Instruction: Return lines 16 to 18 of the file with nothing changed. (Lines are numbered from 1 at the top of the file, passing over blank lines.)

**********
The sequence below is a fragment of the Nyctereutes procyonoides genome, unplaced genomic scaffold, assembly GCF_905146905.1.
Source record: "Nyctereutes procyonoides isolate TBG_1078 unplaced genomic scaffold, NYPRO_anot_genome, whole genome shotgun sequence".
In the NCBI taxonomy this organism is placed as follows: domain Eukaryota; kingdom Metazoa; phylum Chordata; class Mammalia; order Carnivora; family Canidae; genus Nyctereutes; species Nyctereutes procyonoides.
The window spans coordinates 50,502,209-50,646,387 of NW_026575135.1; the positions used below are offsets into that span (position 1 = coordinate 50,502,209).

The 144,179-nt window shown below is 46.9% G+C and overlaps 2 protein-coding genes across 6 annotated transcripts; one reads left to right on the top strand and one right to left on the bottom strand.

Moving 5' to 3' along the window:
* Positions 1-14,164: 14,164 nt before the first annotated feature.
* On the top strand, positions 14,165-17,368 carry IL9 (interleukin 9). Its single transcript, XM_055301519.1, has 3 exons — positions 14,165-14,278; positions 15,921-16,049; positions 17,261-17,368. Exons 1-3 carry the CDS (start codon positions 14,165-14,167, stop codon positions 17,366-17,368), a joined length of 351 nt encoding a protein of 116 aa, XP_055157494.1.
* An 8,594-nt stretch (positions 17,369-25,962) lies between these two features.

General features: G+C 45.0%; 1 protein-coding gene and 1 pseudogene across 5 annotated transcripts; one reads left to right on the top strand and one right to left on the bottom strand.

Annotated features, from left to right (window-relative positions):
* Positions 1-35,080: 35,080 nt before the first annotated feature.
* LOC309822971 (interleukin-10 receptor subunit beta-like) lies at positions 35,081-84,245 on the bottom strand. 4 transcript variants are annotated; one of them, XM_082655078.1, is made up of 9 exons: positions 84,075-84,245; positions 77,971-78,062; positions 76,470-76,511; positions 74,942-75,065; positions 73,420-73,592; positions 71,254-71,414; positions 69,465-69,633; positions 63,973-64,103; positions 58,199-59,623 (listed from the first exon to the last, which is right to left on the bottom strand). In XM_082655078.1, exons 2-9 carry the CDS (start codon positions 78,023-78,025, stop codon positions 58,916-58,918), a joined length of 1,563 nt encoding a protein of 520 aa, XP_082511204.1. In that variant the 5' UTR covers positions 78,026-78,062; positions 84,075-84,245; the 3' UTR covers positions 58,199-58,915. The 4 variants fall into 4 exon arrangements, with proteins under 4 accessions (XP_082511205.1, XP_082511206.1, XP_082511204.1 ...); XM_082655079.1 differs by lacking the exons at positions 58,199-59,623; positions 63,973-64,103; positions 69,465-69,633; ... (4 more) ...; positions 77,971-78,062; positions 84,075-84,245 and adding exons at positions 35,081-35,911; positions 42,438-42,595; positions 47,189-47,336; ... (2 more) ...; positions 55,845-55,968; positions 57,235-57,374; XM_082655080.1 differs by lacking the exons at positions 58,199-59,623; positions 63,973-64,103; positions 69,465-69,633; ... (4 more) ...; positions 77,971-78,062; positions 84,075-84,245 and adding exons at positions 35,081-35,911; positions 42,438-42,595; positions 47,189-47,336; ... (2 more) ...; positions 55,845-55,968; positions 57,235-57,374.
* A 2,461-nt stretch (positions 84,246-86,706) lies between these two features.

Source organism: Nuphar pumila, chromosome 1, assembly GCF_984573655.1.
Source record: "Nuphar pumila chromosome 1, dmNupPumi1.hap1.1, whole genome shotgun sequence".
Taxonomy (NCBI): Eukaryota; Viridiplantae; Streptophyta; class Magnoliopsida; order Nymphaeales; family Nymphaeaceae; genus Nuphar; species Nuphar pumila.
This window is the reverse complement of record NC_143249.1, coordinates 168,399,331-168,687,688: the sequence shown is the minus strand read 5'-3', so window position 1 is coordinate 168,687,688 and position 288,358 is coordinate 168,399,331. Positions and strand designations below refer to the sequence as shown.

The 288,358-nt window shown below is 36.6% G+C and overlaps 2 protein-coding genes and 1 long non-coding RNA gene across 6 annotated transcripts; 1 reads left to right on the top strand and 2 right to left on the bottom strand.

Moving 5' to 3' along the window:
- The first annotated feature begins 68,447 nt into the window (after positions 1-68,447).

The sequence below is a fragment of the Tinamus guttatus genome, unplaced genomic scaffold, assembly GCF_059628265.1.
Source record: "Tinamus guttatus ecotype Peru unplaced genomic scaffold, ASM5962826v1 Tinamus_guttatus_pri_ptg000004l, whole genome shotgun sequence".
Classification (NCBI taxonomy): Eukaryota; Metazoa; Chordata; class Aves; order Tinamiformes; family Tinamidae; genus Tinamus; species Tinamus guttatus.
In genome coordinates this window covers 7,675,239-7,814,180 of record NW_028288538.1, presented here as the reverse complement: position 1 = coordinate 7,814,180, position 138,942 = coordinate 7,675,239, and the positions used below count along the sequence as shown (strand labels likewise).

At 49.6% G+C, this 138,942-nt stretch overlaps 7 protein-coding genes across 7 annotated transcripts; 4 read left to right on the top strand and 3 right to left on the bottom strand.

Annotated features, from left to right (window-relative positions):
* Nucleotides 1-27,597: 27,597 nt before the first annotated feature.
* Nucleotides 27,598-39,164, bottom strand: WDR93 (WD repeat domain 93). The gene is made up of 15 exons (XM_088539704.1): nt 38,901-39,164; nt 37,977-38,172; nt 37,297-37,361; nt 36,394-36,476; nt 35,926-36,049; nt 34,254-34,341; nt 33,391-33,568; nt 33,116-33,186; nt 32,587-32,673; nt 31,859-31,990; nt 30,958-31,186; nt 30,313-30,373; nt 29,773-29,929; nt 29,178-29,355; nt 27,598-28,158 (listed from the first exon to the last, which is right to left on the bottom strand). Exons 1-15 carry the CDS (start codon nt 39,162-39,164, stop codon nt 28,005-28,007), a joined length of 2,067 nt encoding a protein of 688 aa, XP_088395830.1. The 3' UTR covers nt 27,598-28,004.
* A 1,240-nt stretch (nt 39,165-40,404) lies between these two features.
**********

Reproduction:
Source record: "Nuphar pumila chromosome 1, dmNupPumi1.hap1.1, whole genome shotgun sequence".
Taxonomy (NCBI): Eukaryota; Viridiplantae; Streptophyta; class Magnoliopsida; order Nymphaeales; family Nymphaeaceae; genus Nuphar; species Nuphar pumila.
This window is the reverse complement of record NC_143249.1, coordinates 168,399,331-168,687,688: the sequence shown is the minus strand read 5'-3', so window position 1 is coordinate 168,687,688 and position 288,358 is coordinate 168,399,331. Positions and strand designations below refer to the sequence as shown.